Our ultimate goal was to see if we could reduce the time and cost to hire amazing talent. But the hiring process still takes time, and we had to wait and wonder if we were having an effect. As weeks went by we started to hear more stories of people who discovered jobs and candidates through our efforts. And some commonalities have started to surface:
They tend to be “Passive” seekers, who were not out of work or actively looking, but were intrigued in discovering and learning about the job openings.
The candidates were able to provide positive referrals at the beginning of the process from common contacts.
Many are Diverse candidates, with the two examples last week being women in positions that men usually fill.
If you ask any recruiter, they will violently agree that referred, passive, diverse candidates are the unicorns that make their jobs a helluva a lot easier. Oh, they also like the fact that these jobs were filled without spending $10,000 or more on external head hunters. We know this because that’s what recruiters told us in the more than 50 interviews we’ve done over the past year.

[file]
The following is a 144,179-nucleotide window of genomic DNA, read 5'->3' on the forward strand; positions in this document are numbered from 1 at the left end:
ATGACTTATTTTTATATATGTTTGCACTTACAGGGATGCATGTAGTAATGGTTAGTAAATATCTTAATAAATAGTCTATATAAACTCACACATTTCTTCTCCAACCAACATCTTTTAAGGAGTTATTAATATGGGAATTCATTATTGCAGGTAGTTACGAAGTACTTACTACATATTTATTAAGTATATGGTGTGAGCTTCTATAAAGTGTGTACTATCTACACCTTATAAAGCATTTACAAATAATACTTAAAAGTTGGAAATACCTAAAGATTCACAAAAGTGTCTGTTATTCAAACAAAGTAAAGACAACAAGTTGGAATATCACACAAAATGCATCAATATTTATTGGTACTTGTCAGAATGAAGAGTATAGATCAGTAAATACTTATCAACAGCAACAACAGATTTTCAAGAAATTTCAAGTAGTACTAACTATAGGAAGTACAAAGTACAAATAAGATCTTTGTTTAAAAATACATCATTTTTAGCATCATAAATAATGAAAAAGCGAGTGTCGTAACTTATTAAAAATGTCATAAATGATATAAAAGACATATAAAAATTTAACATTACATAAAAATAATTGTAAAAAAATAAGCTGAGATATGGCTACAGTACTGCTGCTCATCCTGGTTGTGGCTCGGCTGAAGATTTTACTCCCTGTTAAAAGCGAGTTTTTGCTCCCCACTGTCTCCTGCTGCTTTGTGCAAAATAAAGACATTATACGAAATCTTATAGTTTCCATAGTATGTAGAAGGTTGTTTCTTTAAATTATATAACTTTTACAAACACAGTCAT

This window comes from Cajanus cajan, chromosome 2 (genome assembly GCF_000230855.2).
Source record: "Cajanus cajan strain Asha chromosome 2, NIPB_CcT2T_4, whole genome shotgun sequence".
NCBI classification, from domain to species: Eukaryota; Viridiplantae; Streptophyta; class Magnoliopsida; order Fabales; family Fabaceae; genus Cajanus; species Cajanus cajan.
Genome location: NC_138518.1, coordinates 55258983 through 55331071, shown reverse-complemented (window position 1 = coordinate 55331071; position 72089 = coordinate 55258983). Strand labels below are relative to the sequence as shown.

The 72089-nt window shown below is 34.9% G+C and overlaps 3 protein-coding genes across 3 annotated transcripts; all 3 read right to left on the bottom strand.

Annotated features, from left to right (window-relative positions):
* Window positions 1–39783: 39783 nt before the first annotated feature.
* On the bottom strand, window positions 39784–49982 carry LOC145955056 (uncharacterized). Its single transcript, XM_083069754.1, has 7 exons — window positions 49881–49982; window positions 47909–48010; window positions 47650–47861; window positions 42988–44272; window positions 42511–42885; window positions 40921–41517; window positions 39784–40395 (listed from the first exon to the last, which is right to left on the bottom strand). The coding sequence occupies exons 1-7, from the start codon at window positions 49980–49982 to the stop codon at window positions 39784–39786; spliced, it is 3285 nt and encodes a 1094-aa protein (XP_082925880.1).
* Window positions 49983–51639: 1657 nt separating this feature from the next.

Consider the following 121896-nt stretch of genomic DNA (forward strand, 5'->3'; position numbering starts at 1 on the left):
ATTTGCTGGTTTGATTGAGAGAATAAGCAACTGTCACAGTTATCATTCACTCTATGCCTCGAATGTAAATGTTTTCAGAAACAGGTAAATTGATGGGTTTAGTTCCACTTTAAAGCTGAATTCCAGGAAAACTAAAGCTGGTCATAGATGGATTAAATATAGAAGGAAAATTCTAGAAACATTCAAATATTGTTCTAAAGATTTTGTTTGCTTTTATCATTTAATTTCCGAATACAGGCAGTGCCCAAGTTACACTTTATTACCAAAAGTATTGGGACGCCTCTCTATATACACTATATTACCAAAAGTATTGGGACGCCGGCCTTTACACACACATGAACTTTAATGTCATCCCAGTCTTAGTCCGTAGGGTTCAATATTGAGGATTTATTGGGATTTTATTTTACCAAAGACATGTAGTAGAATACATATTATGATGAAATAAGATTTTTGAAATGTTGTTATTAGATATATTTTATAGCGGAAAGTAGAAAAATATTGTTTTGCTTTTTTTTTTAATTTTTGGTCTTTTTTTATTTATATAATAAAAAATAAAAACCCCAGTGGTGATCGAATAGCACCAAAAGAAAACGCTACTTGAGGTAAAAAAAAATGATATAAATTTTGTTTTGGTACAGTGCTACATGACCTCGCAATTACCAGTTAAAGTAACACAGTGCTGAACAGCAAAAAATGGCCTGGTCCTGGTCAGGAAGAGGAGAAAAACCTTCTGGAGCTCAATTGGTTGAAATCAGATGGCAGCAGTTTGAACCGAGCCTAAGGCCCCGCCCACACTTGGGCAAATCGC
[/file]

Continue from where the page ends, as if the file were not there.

It’s Not About the Money
The biggest hypothesis we are proving so far is something that has been hiding in plain site for all of human history: People enjoy helping each other—and they don’t require a cash incentive to do so. Research studies suggest that people would rather assist friends—and even strangers—for general feelings of happiness and relationship-building, rather than a financial bonus.
Even though most companies gladly offer a referral bonus of $1000 or more, the vast majority of employees we’ve spoken with say they refer candidates mainly because they want their company to do well, and they want to work side-by-side with great people that they know and trust. The money is nice, but mainly unnecessary, and might even weaken company culture.